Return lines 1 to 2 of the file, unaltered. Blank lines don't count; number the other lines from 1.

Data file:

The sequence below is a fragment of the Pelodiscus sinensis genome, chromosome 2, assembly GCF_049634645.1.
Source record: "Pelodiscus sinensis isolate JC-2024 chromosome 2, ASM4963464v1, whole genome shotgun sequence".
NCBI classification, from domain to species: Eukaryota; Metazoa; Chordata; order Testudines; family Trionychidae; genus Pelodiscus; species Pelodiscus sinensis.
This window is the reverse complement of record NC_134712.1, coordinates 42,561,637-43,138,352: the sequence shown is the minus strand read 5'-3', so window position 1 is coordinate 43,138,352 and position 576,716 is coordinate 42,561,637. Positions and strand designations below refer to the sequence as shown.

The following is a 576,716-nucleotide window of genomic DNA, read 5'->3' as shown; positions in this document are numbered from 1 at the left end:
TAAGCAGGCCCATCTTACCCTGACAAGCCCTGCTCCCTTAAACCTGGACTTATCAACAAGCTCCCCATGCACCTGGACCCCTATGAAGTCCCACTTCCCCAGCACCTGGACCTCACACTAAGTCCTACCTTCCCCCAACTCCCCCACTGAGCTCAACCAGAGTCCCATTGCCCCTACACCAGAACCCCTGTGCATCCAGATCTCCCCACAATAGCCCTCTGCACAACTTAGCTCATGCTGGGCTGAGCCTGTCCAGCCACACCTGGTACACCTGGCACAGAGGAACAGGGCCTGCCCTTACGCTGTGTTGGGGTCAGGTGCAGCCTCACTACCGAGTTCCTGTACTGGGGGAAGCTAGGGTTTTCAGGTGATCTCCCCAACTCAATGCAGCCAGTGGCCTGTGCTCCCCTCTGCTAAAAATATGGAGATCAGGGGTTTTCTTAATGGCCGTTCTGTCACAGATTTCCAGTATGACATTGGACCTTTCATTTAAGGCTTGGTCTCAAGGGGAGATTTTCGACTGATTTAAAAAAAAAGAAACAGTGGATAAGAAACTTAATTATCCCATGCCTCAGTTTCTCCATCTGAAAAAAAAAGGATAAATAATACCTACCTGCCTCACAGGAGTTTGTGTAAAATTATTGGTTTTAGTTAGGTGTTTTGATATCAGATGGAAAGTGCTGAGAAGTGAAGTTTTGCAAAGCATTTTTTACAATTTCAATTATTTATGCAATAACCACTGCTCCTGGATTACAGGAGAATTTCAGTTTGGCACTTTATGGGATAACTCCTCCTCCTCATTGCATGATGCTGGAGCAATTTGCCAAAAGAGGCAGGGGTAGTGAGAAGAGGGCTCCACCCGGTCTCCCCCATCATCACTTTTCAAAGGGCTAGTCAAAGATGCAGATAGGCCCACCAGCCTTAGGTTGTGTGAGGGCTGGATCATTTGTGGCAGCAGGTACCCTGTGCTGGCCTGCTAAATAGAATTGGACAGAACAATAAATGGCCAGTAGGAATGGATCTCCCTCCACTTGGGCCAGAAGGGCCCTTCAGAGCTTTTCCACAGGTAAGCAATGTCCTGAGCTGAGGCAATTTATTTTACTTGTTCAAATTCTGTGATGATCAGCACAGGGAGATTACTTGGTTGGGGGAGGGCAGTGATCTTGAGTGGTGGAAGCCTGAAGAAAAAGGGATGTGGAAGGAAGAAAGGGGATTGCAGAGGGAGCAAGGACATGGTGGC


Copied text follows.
The sequence below is a fragment of the Pelodiscus sinensis genome, chromosome 2, assembly GCF_049634645.1.
Source record: "Pelodiscus sinensis isolate JC-2024 chromosome 2, ASM4963464v1, whole genome shotgun sequence".